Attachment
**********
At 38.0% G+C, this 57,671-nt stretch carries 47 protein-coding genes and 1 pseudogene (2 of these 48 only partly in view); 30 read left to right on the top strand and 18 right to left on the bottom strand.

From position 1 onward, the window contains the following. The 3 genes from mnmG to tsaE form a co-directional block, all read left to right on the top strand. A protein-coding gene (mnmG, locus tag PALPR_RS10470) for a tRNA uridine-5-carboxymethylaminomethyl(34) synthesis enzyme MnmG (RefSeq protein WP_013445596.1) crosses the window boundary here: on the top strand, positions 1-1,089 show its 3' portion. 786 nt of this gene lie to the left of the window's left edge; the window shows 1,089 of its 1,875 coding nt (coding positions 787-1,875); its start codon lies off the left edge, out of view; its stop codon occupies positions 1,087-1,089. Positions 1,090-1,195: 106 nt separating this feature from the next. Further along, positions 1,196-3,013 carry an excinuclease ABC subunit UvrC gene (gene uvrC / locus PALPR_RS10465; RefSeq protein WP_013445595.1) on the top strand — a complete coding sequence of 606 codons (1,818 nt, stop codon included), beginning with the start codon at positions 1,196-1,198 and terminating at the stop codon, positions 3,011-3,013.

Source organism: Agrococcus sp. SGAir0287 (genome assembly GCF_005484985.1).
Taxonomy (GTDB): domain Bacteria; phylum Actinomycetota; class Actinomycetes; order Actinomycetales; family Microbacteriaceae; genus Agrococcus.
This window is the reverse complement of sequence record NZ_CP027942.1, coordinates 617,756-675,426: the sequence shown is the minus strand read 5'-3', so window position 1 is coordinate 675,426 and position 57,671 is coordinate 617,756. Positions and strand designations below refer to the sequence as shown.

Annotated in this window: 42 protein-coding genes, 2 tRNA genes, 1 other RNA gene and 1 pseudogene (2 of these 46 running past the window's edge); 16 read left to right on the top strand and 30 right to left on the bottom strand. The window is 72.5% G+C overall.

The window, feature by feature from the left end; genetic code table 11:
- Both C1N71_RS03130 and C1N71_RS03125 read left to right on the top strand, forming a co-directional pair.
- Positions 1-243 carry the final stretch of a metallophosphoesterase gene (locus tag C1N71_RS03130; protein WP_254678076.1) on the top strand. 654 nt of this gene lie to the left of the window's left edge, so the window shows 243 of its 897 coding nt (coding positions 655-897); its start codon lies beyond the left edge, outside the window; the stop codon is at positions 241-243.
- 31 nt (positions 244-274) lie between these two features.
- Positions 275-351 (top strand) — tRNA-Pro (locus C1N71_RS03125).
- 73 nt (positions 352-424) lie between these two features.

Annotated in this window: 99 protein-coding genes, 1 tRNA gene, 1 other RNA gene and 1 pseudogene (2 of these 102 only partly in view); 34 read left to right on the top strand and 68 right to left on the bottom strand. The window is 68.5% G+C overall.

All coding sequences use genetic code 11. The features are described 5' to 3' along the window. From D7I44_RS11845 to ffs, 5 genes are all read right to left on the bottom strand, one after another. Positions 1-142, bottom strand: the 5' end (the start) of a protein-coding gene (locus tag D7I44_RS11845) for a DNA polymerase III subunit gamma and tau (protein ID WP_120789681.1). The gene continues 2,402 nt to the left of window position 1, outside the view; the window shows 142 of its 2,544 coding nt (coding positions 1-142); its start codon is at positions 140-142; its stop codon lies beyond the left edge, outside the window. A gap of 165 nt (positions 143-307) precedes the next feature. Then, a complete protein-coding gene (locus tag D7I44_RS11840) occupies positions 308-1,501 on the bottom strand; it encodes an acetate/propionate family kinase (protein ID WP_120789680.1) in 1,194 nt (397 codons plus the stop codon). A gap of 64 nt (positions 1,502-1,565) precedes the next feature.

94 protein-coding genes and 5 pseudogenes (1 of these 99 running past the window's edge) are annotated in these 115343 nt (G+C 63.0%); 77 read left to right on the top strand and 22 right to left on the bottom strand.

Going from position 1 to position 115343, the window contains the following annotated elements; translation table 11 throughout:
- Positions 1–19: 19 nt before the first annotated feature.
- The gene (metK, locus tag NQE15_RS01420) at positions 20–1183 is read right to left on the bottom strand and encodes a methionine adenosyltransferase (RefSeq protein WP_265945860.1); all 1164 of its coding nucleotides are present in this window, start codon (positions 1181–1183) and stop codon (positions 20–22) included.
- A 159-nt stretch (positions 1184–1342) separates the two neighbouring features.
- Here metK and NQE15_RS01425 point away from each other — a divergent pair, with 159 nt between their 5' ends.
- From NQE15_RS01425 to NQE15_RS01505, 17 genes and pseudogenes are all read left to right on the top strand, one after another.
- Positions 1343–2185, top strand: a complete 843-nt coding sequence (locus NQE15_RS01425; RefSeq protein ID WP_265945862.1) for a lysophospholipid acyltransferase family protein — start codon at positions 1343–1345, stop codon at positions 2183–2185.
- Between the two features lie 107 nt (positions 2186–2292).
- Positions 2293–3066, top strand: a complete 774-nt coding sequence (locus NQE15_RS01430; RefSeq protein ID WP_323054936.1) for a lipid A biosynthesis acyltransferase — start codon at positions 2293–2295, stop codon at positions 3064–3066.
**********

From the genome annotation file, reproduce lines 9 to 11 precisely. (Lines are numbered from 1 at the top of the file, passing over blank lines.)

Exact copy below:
- Positions 1-243 carry the final stretch of a metallophosphoesterase gene (locus tag C1N71_RS03130; protein WP_254678076.1) on the top strand. 654 nt of this gene lie to the left of the window's left edge, so the window shows 243 of its 897 coding nt (coding positions 655-897); its start codon lies beyond the left edge, outside the window; the stop codon is at positions 241-243.
- 31 nt (positions 244-274) lie between these two features.
- Positions 275-351 (top strand) — tRNA-Pro (locus C1N71_RS03125).